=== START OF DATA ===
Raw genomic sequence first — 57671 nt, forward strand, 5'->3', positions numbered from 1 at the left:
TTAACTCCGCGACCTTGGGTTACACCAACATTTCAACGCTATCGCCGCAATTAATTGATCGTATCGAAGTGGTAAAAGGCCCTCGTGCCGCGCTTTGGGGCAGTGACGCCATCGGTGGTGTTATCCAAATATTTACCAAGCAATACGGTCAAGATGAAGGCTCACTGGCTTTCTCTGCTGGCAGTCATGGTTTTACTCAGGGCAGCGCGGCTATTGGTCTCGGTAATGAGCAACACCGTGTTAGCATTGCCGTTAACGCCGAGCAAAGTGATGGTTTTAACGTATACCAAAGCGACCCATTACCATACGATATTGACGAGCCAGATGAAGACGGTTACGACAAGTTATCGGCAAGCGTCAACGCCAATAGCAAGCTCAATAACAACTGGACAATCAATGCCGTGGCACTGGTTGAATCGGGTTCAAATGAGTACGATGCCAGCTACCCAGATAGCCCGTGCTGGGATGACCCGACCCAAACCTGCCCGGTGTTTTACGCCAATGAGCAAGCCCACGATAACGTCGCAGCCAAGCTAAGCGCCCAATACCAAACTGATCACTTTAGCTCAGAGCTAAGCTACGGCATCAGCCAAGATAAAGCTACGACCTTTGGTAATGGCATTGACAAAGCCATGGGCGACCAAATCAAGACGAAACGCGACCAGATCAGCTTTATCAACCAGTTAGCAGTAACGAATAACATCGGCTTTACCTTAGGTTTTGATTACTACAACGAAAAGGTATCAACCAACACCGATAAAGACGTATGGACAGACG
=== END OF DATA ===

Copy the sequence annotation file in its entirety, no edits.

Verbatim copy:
Raw genomic sequence first — 57671 nt, forward strand, 5'->3', positions numbered from 1 at the left:
TTAACTCCGCGACCTTGGGTTACACCAACATTTCAACGCTATCGCCGCAATTAATTGATCGTATCGAAGTGGTAAAAGGCCCTCGTGCCGCGCTTTGGGGCAGTGACGCCATCGGTGGTGTTATCCAAATATTTACCAAGCAATACGGTCAAGATGAAGGCTCACTGGCTTTCTCTGCTGGCAGTCATGGTTTTACTCAGGGCAGCGCGGCTATTGGTCTCGGTAATGAGCAACACCGTGTTAGCATTGCCGTTAACGCCGAGCAAAGTGATGGTTTTAACGTATACCAAAGCGACCCATTACCATACGATATTGACGAGCCAGATGAAGACGGTTACGACAAGTTATCGGCAAGCGTCAACGCCAATAGCAAGCTCAATAACAACTGGACAATCAATGCCGTGGCACTGGTTGAATCGGGTTCAAATGAGTACGATGCCAGCTACCCAGATAGCCCGTGCTGGGATGACCCGACCCAAACCTGCCCGGTGTTTTACGCCAATGAGCAAGCCCACGATAACGTCGCAGCCAAGCTAAGCGCCCAATACCAAACTGATCACTTTAGCTCAGAGCTAAGCTACGGCATCAGCCAAGATAAAGCTACGACCTTTGGTAATGGCATTGACAAAGCCATGGGCGACCAAATCAAGACGAAACGCGACCAGATCAGCTTTATCAACCAGTTAGCAGTAACGAATAACATCGGCTTTACCTTAGGTTTTGATTACTACAACGAAAAGGTATCAACCAACACCGATAAAGACGTATGGACAGACG